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Separated and living as flat mates

Community Member
My husband and I have been married for 14 years. In July of this year he had an emotional attachment to another woman but she turned him down. He told me that he was unhappy and had been so for 10 years and then produced a laundry list of complaints against me. Out of the last 5 years my husband has been unemployed for 3 1/2 of those and I have been the sole financial provider. When my husband was diagnosed in July with his depression and anxiety (at least he is now getting help), everything started to go wrong. I told him that I would be his support person and get him through his treatment not knowing myself what the outcome would be as far as our marriage went. My husband had mentioned moving out previously. Last week I asked him what he wanted and needed from me and he said that he needed me to let him go. I agreed to this and asked him to move into the spare room. He has since moved his clothes but nothing else out of what is essentially now my room. It has been nearly a week but I shouldn't be surprised because back in August I separated our finances (because he said I didn't know what happened with the money) and I asked him to transfer my mobile phone into my name and transfer the electricity into my name. It has been 3 months and still he hasn't done this. He doesn't seem motivated to do any of this and says that the separation is something he has to do for himself. This is soul destroying. How do I get him to show me the same respect I have shown him by agreeing to "let him go" and get him do the things i have asked him to do. Does anyone have any ideas?
8 Replies 8

Valued Contributor
Valued Contributor

Hello kazzamail, I feel that the ball is in your court. If the bills are in his name for the phone, electicity etc, then he is legally responsible for paying them. If he won't transfer them into your name, then he has to pay them. If he won't move out of your room, then you're left with no choice but to move yourself. I don't know whether you are renting your house or whether you own it, but if he wants you to let him go then I would take that at face value and take all steps necessary to completely separate. I suspect the reason that you are leaving things for him to do is because you're not ready to let go, which is understandable after 14 years of life together.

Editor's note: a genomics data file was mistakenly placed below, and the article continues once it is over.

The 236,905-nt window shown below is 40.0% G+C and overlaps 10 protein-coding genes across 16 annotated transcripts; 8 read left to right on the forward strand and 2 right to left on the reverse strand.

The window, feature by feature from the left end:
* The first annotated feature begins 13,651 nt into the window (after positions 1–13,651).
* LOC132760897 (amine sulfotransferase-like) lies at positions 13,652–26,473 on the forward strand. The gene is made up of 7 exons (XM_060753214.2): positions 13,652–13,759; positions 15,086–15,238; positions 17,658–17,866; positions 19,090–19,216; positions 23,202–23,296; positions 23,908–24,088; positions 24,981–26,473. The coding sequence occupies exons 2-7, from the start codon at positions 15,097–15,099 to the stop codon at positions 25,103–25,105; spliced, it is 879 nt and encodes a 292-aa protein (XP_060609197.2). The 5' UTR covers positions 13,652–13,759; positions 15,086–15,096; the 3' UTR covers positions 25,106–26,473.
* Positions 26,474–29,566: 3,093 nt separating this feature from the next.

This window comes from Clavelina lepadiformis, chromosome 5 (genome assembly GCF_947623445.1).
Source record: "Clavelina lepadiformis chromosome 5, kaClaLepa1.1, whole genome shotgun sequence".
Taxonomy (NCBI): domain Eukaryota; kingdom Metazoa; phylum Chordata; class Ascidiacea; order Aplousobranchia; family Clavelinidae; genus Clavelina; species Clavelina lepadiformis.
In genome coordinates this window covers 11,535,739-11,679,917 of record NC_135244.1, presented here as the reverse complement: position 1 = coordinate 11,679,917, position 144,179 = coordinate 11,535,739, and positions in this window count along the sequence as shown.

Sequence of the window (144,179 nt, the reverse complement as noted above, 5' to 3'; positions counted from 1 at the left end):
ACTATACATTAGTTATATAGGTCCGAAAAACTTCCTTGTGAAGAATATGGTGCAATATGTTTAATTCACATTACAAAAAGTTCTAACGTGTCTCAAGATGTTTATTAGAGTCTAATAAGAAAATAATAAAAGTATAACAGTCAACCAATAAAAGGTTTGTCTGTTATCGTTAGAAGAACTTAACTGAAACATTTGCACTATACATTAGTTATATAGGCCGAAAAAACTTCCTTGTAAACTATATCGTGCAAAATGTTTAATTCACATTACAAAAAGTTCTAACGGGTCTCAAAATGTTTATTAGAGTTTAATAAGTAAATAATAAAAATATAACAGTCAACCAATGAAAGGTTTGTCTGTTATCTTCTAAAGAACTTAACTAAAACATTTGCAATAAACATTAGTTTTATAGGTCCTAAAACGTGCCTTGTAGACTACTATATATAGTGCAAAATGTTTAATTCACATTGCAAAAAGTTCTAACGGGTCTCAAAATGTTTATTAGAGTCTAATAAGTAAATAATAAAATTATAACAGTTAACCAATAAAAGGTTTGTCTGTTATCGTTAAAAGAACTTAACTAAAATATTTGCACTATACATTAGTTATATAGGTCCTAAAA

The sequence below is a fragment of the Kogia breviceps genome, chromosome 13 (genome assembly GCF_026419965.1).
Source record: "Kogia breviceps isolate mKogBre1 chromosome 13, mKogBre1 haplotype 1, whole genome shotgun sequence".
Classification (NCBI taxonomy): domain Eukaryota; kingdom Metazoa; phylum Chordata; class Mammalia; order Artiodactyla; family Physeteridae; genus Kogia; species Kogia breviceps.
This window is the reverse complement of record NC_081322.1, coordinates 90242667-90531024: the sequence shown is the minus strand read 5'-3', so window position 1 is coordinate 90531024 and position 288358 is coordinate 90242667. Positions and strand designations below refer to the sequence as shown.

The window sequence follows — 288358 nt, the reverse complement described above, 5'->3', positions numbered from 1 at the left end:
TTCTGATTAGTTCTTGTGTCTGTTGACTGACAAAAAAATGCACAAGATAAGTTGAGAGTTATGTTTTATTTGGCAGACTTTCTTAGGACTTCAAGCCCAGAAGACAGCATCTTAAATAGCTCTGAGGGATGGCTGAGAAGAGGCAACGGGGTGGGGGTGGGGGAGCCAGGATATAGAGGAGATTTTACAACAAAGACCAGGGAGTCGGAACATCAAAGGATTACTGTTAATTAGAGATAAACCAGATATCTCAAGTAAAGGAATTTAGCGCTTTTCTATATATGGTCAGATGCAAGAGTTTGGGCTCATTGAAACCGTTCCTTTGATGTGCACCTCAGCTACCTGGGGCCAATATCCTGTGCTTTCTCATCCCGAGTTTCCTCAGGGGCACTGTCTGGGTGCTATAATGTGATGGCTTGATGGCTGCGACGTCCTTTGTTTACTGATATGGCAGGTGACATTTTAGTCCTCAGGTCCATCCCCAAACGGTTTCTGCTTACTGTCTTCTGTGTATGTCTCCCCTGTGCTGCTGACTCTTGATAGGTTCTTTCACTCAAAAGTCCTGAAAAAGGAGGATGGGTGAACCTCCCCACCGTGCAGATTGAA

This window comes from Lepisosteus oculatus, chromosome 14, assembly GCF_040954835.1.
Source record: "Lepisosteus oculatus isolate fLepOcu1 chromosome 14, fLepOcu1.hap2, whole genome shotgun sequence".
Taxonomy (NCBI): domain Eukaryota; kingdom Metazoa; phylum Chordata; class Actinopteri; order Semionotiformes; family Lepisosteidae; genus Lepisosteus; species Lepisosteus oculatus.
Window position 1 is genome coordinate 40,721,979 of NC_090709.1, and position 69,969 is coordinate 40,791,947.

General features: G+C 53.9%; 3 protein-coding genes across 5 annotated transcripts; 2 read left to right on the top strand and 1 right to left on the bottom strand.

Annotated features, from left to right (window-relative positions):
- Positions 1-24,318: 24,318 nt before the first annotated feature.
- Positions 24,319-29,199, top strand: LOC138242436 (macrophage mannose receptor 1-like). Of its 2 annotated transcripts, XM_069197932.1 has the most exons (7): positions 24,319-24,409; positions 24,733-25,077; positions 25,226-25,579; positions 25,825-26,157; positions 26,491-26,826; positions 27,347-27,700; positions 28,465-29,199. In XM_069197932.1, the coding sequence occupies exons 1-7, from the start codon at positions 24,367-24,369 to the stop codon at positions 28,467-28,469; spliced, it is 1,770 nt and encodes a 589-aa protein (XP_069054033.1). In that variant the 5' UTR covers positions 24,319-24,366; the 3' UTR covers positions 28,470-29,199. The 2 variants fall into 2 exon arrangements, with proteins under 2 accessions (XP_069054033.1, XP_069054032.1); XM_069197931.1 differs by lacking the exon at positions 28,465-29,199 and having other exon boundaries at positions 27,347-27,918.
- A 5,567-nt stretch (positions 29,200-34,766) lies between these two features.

It sounds to me like you need to have a discussion abotu your separation, and agree on all the details. If he won't do this, then you can only take care of the details that you control yourself.

Community Member

Thank you JessF,

We have had that discussion and, although it breaks my heart to say so, he seems happy about moving on. He is looking for somewhere to live and has now done the things that I have asked of him. He is obviously way ahead of me in the leaving process and I'm still back at devastated. Following our chat I think things will be more amicable and perhaps it won't be the horrible scenario that I imagined. It doesn't mean that it doesn't hurt and the person in me that loves him still hasn't the heart to throw him out on the street. I said he could stay until Christmas because he doesn't have any close friends to speak of and I can't bear the thought of anyone being alone at Christmas. It's hard to let him go but if that is what he needs to get better then that is what I have to do. Thank you.

Community Member

Hi Kazzamail,

Firstly, I feel that you must take care of you now.

I am sorry that this relationship has ended in such a way for you - I have never been through such hurt but going by what you have written, you've been a very patient and kind person (Im sure theres been moments when youve lost your cool too) but for you to still be so concerned that he may be alone at Christmas time, shows that you still care, but he is a grown man - he must learn to stand on his own two feet now.

As a man this whole ordeal would be making him feel weak and out of control - most people hate feeling like that but men especially, really hate feeling weak. Makes us feel like less of a man.

He needs professional help, and he's gonna have to recognise that for himself.